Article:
• "What were we dreaming of when SUMMER WITH MONIKA was first shown in Paris? Ingmar Bergman was already doing what we are still accusing French directors of not doing. SUMMER WITH MONIKA was already AND GOD CREATED WOMAN, but done to perfection. And that last shot of NIGHTS OF CABIRIA when Giulietta Masina stares fixedly into the camera: have we forgotten that this, too, appeared in the last reel but one of SUMMER WITH MONIKA? Have we forgotten that we had already experienced – but with a thousand times more force and poetry – that sudden conspiracy between actor and spectator which so aroused André Bazin’s enthusiasm, when Harriet Andersson, laughing eyes clouded by confusion and riveted on the camera, calls on us to witness her disgust in choosing hell instead of heaven?"

    (“Bergmanorama,” Cahiers du Cinéma, July 1958)

  • "Genjuro is bathing with the fatal enchantress who has caught him in her net; the camera leaves the rock pool where they are disporting themselves, pans along the overflow which becomes a stream disappearing into the fields; at this point there is a swift dissolve to the furrows, other furrows seem to take their place, the camera continues tranquilly on its way, rises, and discovers a vast plain, then a garden in which we discover the two lovers again, a few months later, enjoying a picnic. Only masters of the cinema can make use of a dissolve to create a feeling which is here the very Proustian one of pleasure and regrets."

    (Arts, February 5, 1958)

  • "[The investigator] was added [to HELAS POUR MOI] after half of the editing because the film didn’t hold together. It is a good film but it could have been… It is not the intention of the movie. In MR. ARKADIN it was the intention. That’s why I say it was a better picture, because Orson Welles, even if it was only 80 percent his way of doing things that time, in the end it was part of the picture."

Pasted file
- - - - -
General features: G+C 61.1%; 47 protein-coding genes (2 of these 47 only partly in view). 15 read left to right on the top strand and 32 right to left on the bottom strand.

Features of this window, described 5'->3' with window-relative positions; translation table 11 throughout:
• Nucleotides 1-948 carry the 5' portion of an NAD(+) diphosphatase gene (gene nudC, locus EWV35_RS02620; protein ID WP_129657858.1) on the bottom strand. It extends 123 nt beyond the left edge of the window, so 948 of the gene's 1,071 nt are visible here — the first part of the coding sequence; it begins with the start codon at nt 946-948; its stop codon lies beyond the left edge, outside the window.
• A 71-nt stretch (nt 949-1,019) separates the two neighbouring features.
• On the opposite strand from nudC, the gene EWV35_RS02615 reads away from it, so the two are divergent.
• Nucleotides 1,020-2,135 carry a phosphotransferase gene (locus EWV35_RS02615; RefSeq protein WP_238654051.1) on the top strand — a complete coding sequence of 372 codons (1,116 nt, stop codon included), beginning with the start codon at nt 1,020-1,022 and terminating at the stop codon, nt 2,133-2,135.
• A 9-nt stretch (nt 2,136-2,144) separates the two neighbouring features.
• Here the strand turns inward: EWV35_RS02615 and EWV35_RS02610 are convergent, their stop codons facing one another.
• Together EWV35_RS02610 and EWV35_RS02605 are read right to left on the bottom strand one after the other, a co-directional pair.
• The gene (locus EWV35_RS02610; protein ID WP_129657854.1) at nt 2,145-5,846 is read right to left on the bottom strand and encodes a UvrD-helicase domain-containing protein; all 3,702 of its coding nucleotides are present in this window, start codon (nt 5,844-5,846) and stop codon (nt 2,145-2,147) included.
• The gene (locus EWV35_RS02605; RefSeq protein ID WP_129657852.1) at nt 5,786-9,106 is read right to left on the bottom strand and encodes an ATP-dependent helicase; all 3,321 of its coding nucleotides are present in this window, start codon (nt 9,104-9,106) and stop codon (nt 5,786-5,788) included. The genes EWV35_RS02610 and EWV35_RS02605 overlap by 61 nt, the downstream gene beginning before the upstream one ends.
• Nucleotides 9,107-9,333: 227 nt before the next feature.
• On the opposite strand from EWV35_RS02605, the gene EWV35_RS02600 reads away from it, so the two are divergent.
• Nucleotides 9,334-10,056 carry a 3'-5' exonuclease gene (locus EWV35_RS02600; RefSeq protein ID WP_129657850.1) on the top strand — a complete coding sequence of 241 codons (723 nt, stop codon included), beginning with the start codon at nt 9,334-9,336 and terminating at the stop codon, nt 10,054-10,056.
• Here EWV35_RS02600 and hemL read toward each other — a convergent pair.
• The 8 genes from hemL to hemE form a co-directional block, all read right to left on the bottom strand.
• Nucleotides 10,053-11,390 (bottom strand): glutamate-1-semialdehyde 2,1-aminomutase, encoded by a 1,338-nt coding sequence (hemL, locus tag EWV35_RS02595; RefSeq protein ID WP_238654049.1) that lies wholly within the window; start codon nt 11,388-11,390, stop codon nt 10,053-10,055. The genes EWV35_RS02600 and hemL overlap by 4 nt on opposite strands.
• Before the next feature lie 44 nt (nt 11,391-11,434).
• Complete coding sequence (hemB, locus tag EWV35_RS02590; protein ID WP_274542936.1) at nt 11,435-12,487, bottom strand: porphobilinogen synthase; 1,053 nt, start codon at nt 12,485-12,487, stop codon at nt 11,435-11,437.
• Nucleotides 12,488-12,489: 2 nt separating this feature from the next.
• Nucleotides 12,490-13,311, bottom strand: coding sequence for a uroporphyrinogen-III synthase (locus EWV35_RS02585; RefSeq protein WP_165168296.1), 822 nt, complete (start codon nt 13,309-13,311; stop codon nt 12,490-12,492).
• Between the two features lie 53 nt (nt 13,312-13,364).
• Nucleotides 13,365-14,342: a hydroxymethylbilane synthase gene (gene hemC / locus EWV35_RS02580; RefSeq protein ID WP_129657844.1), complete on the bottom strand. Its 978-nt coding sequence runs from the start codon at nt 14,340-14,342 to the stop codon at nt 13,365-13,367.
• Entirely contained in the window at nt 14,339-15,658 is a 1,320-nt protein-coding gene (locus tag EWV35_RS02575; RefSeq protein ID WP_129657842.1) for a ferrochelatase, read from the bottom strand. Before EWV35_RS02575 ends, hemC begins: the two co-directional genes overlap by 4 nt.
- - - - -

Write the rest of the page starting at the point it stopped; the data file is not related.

(Interview with Gavin Smith, Film Comment, March-April 1996)

    "…there’s a sequence of shots [in MR. ARKADIN] where there’s a sort of rhythm that isn’t just shot/reverse shot, or from cutting either, but there’s a certain rhythm in the dialogue that’s just there, that’s both a very brilliant effect and something like a trail leading towards what all filmmakers are after, which is really montage to tell stories in a different way."

    (CINEMA: THE ARCHEOLOGY OF FILM AND THE MEMORY OF A CENTURY, Jean-Luc Godard and Youssef Ishaghpour, Talking Images Series, published by Berg, 2005)

  • "ELENA is Renoir’s most Mozartean film. Not so much in its exterior appearance, like THE RULES OF THE GAME, but in its philosophy. The man who finishes FRENCH CANCAN and prepares for ELENA is, morally, a little like the man who completes the Concerto for Clarinet and launches into THE MAGIC FLUTE. In substance, the same irony and the same distaste. In form, the same brilliant audacity of simplicity. To the question, What is cinema? ELENA replies: More than cinema."
    (Cahiers du Cinéma, special Renoir issue, December 1957)

  • "I shall always remember one spring evening in Cannes when, watching with the other idlers, I saw Cocteau shepherding into the Palais du Cinéma a young boy who was only at the beginning of his 400 blows. He guided him through the lights, whispering instructions: 'Don’t walk too quickly, don’t look down, look at the photographers, stand up straight, smile at France Roche.' Before my admiring eyes, here was the old angel Heurtebise, always in the thick of the fight, protecting the young ghost of Vigo under his great, black Academician’s wing."
    (ORPHEE, Cahiers du Cinéma, February 1964)

    "THE 400 BLOWS will be a film signed Frankness. Rapidity. Art. Novelty. Cinematograph. Originality. Impertinence. Seriousness. Tragedy. Renovation. Ubu-Roi. Fantasy. Ferocity. Affection. Universality. Tenderness."